Interview with Maidina Rahmawati, Institute of Criminal Justice Reform (ICJR), Indonesia
On the side-lines of CPG’s International Workshop Death Penalty in Asia: Reform Issues in Comparative Perspectives which took place at the end of last year, the team sat down with a number of experts to discuss the issue of the death penalty within the framework of their respective countries. This is the second of four interviews and is looking at Indonesia. The expert, Maidina Rahmawati works with the Institute of Criminal Justice Reform (ICJR) in Indonesia.
We talked about her institute’s recent report on death penalty and how the government’s commitment to a moratorium actually resulted in a 10% increase in death sentences.
In Indonesia there are 14 offences that carry the death penalty as a sentence, including murder, drug-related crimes or terrorism. Unlike in other countries, where most of the death sentences come with convictions of murder, in Indonesia most of the cases are drug related. Read the full interview:
Q: How do you characterise the situation of the death penalty in Indonesia today and what are the related issues that you and your institute work on?
A: For the most comprehensive answer, let me refer to our report from last year on the death penalty. One major issue therein is that the government said they are committed to a moratorium of the death penalty but what we see now is that there is an increase of 10% of the use of the death penalty.
So, we see that the commitment by the government contradicts realities. Death penalty cases are even increasing for drug related crimes. In general, the report shows that the struggle to end death penalty is still a long-term journey with very serious challenges in Indonesia. [To read the full report, click here]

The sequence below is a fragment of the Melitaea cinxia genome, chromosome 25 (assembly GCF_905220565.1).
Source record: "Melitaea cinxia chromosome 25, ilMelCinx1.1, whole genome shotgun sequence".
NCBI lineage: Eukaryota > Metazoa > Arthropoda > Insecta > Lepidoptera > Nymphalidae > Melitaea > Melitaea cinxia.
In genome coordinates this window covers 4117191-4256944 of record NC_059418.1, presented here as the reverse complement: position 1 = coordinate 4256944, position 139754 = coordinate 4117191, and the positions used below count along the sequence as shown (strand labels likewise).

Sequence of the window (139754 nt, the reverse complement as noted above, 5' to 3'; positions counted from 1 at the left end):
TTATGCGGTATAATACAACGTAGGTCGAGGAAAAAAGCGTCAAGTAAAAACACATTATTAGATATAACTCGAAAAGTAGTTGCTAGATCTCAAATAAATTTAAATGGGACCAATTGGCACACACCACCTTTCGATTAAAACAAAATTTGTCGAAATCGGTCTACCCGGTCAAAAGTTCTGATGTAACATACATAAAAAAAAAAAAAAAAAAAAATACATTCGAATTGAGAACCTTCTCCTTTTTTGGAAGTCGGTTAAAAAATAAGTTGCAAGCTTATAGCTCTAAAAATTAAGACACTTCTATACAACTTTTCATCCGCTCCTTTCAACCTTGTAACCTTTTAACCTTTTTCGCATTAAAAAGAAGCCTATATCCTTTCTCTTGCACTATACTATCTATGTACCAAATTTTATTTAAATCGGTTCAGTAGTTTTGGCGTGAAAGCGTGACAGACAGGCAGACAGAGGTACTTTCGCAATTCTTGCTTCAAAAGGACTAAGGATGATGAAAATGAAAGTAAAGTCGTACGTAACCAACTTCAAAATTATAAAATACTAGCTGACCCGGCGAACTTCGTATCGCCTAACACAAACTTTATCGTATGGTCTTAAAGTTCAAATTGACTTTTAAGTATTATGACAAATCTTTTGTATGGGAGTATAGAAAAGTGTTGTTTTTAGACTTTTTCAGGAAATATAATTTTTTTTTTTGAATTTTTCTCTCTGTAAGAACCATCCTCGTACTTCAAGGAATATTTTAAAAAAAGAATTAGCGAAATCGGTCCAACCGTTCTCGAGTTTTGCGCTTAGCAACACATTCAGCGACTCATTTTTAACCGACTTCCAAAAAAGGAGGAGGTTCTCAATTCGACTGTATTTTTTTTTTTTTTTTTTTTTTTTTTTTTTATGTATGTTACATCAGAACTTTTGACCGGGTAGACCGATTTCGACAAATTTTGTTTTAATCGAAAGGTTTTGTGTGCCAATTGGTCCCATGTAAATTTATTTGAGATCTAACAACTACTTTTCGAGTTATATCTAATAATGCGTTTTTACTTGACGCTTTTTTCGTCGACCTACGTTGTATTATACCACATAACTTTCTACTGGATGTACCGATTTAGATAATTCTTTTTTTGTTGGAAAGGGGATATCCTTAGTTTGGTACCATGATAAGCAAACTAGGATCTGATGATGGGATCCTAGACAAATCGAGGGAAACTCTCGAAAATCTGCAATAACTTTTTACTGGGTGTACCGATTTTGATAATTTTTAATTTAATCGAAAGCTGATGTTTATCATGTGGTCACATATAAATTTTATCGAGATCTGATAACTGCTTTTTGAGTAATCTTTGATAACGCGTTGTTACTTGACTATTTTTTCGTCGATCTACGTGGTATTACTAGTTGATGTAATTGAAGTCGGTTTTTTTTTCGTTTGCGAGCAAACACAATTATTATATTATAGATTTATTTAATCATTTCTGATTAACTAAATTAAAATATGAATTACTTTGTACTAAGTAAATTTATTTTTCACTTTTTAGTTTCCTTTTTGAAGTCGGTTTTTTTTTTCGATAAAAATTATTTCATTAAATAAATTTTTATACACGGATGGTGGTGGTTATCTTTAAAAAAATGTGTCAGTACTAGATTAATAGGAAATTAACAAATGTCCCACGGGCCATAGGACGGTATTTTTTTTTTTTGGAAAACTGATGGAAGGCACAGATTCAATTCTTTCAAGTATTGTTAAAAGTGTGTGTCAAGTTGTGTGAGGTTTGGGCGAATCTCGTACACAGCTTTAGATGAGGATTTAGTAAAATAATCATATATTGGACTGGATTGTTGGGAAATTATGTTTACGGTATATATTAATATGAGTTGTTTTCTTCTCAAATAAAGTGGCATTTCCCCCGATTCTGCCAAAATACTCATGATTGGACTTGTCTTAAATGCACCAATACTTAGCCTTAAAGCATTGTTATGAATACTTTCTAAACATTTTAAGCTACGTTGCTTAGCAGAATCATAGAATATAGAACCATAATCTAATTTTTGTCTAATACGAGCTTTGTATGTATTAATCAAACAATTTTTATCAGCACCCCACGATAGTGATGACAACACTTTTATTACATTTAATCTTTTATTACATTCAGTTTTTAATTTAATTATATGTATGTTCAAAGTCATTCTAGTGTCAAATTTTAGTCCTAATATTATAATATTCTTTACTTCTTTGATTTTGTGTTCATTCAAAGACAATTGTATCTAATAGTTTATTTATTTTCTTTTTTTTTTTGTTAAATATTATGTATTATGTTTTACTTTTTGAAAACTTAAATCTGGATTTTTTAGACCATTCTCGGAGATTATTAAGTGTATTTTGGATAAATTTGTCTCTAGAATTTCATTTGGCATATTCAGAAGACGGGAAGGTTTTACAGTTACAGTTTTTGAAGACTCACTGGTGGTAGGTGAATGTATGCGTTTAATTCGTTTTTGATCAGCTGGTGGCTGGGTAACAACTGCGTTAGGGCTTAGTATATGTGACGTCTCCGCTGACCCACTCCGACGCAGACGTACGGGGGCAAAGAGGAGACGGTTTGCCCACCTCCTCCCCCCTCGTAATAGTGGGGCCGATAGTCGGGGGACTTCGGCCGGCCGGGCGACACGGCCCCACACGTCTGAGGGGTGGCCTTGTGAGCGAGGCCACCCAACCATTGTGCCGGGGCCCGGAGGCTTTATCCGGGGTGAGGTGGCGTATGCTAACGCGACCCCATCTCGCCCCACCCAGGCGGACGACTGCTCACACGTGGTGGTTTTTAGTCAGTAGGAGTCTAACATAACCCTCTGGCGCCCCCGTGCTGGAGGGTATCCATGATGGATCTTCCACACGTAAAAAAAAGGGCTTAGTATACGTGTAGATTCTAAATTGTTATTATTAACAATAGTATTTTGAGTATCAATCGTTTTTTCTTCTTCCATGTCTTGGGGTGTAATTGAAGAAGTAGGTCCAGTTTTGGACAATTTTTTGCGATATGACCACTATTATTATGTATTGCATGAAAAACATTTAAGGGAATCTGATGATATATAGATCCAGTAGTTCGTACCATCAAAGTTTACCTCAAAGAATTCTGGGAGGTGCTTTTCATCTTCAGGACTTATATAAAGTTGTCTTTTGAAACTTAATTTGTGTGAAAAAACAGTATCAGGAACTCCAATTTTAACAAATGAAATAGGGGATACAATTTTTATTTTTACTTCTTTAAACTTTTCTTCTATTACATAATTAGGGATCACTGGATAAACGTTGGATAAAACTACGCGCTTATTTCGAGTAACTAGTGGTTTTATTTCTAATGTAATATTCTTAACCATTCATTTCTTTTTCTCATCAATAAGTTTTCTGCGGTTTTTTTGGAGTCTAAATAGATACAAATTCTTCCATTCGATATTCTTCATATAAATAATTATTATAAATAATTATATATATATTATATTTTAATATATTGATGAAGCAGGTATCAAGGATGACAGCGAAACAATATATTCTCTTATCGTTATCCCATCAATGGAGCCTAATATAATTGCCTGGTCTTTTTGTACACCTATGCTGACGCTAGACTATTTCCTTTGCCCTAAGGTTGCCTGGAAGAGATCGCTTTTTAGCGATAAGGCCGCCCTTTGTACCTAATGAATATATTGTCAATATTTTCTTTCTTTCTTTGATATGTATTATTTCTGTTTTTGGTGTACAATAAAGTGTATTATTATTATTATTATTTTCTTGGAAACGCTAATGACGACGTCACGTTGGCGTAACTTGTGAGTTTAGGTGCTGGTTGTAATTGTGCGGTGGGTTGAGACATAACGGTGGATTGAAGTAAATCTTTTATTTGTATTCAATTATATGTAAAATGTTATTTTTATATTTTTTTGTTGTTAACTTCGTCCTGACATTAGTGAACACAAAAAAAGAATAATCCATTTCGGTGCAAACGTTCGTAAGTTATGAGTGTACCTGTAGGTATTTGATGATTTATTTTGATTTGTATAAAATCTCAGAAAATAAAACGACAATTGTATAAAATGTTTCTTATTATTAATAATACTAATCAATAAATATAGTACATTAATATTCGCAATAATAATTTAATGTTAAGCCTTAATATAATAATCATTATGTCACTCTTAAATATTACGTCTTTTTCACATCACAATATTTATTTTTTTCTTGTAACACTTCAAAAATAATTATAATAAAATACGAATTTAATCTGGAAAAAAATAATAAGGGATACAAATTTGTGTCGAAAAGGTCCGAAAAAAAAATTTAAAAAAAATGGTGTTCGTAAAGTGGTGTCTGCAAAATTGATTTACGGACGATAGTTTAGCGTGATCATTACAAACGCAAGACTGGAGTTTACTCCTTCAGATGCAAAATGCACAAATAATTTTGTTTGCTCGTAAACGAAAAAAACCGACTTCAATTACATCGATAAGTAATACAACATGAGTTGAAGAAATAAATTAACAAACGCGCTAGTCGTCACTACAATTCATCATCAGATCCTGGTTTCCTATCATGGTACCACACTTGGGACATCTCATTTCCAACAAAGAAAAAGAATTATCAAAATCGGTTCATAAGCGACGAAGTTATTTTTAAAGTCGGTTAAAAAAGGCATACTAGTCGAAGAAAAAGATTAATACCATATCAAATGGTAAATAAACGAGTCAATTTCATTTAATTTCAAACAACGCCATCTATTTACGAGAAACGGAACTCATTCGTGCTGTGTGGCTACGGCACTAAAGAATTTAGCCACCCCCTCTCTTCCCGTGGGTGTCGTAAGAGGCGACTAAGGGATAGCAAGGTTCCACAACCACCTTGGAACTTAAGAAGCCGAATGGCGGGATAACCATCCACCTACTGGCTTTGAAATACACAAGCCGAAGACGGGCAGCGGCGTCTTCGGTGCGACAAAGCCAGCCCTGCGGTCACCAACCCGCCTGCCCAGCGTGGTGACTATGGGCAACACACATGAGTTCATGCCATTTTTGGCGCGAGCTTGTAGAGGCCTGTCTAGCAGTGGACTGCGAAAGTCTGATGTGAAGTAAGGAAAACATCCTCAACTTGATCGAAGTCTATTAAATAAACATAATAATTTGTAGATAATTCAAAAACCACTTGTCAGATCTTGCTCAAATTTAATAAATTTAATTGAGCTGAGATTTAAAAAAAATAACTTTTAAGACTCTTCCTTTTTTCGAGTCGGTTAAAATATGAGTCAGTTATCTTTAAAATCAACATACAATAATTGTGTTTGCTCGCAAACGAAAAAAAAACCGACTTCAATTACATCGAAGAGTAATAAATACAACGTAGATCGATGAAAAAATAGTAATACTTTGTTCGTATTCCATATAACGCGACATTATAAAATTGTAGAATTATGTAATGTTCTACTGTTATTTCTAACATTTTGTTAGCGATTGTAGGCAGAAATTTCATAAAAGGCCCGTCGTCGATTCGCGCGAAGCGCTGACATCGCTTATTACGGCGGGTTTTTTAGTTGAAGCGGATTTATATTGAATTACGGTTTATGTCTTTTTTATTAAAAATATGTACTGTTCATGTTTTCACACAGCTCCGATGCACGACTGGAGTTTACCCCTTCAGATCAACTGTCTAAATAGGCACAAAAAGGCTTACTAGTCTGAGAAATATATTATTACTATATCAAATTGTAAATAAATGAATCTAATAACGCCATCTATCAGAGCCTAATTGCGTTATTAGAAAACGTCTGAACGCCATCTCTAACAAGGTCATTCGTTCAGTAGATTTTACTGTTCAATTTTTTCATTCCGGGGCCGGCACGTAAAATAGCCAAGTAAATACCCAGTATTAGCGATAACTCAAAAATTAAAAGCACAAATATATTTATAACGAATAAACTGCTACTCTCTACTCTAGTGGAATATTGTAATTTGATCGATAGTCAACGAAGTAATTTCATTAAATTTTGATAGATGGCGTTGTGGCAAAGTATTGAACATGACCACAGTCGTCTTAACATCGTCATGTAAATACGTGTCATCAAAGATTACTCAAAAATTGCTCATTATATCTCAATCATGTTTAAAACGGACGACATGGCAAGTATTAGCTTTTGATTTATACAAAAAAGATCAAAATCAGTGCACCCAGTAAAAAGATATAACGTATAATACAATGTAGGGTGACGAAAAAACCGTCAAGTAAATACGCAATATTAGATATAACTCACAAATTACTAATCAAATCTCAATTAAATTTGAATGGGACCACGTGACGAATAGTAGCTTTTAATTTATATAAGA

Q: What crimes carry the death penalty in Indonesia exactly, in addition to those related to drugs? And what are the most common convictions leading to it?
A: There are plenty of other crimes. We have 14 laws that impose the death penalty, like murder, drugs, terrorism, child abuse or treason.
If you look at the international trend the most common crime for the death penalty is murder but in Indonesia it clearly is drug offences. It’s a big problem we see that the recent cases of the death penalty in Indonesia are drug related offences. This is especially true for women where as our data shows, only two women sentenced to death were not convicted because of drug offences.
Q: Are there any particular regional differences and what courts apply the death sentence?
A: Here we don’t have mechanisms of federal law, so basically our law is national. When it comes to drug offences it means that the law applies to all regions of Indonesia. When it comes to death penalty decisions the first instance court of the juristic process is the district court, which is where most death sentences are received.
Q: What is your impression on public opinion in Indonesia? Is the death penalty widely welcomed by the population or it seen critically? Have there even been any reliable studies?
A: There are no studies on the public opinion yet, but we see that a problem of the death penalty has become more of a philosophical problem, because our scholars and academics say that the death penalty issue is about religion and culture when in fact there is a lot of research from an NGO in Indonesia that works on the abolition of the death penalty that says there is no proof of that.
But public opinion is important and, in my view, because most of the Indonesian population is part of the Muslim community, most believe that the death penalty has to be part of a criminal process. There is however a progressive movement within the government to reform the penal code and abolish the death penalty. A recent track record of Indonesian officials’ Statements on Death Penalty indicate as much, as you can again find in the report I have mentioned.
Regardless, we have to see that by and large, statements expressed by state officials, political figures and criminal law experts show that the use of the death penalty as a government-sanctioned practice is still part of the national policy in Indonesia.